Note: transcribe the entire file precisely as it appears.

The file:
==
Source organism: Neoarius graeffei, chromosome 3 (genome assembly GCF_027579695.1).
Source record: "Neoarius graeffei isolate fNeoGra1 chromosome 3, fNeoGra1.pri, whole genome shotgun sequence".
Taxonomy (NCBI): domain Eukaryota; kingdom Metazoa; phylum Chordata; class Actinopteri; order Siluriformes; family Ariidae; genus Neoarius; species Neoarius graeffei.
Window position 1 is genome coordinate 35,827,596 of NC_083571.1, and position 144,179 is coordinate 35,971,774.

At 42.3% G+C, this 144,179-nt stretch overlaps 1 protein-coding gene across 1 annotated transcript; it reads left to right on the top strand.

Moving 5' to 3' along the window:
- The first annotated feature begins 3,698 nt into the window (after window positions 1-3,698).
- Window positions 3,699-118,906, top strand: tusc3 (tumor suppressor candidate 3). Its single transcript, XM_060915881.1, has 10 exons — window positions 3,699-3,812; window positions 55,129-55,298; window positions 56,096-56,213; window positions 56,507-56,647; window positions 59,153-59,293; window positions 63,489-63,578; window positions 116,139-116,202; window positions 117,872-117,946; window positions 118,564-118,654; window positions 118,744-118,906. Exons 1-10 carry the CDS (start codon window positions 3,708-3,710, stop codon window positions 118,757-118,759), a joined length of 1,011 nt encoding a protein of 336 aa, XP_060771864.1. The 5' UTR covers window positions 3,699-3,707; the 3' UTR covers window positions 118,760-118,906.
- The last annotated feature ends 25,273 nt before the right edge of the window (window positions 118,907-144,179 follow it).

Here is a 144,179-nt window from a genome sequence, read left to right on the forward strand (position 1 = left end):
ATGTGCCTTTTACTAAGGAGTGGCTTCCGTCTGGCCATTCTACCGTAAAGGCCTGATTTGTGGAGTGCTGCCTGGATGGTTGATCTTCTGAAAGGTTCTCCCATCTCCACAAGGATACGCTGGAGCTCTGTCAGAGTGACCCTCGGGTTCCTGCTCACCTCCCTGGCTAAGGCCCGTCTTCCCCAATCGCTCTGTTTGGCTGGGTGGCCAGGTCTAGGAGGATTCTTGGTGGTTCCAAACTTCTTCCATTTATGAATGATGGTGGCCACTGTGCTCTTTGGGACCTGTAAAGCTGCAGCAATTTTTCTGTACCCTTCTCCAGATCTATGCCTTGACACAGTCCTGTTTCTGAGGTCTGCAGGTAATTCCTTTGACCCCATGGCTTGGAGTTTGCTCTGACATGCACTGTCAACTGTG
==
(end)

Source organism: Neoarius graeffei, chromosome 3 (genome assembly GCF_027579695.1).
Source record: "Neoarius graeffei isolate fNeoGra1 chromosome 3, fNeoGra1.pri, whole genome shotgun sequence".
Taxonomy (NCBI): domain Eukaryota; kingdom Metazoa; phylum Chordata; class Actinopteri; order Siluriformes; family Ariidae; genus Neoarius; species Neoarius graeffei.
Window position 1 is genome coordinate 35,827,596 of NC_083571.1, and position 144,179 is coordinate 35,971,774.

At 42.3% G+C, this 144,179-nt stretch overlaps 1 protein-coding gene across 1 annotated transcript; it reads left to right on the top strand.

Moving 5' to 3' along the window:
- The first annotated feature begins 3,698 nt into the window (after window positions 1-3,698).
- Window positions 3,699-118,906, top strand: tusc3 (tumor suppressor candidate 3). Its single transcript, XM_060915881.1, has 10 exons — window positions 3,699-3,812; window positions 55,129-55,298; window positions 56,096-56,213; window positions 56,507-56,647; window positions 59,153-59,293; window positions 63,489-63,578; window positions 116,139-116,202; window positions 117,872-117,946; window positions 118,564-118,654; window positions 118,744-118,906. Exons 1-10 carry the CDS (start codon window positions 3,708-3,710, stop codon window positions 118,757-118,759), a joined length of 1,011 nt encoding a protein of 336 aa, XP_060771864.1. The 5' UTR covers window positions 3,699-3,707; the 3' UTR covers window positions 118,760-118,906.
- The last annotated feature ends 25,273 nt before the right edge of the window (window positions 118,907-144,179 follow it).

Here is a 144,179-nt window from a genome sequence, read left to right on the forward strand (position 1 = left end):
ATGTGCCTTTTACTAAGGAGTGGCTTCCGTCTGGCCATTCTACCGTAAAGGCCTGATTTGTGGAGTGCTGCCTGGATGGTTGATCTTCTGAAAGGTTCTCCCATCTCCACAAGGATACGCTGGAGCTCTGTCAGAGTGACCCTCGGGTTCCTGCTCACCTCCCTGGCTAAGGCCCGTCTTCCCCAATCGCTCTGTTTGGCTGGGTGGCCAGGTCTAGGAGGATTCTTGGTGGTTCCAAACTTCTTCCATTTATGAATGATGGTGGCCACTGTGCTCTTTGGGACCTGTAAAGCTGCAGCAATTTTTCTGTACCCTTCTCCAGATCTATGCCTTGACACAGTCCTGTTTCTGAGGTCTGCAGGTAATTCCTTTGACCCCATGGCTTGGAGTTTGCTCTGACATGCACTGTCAACTGTG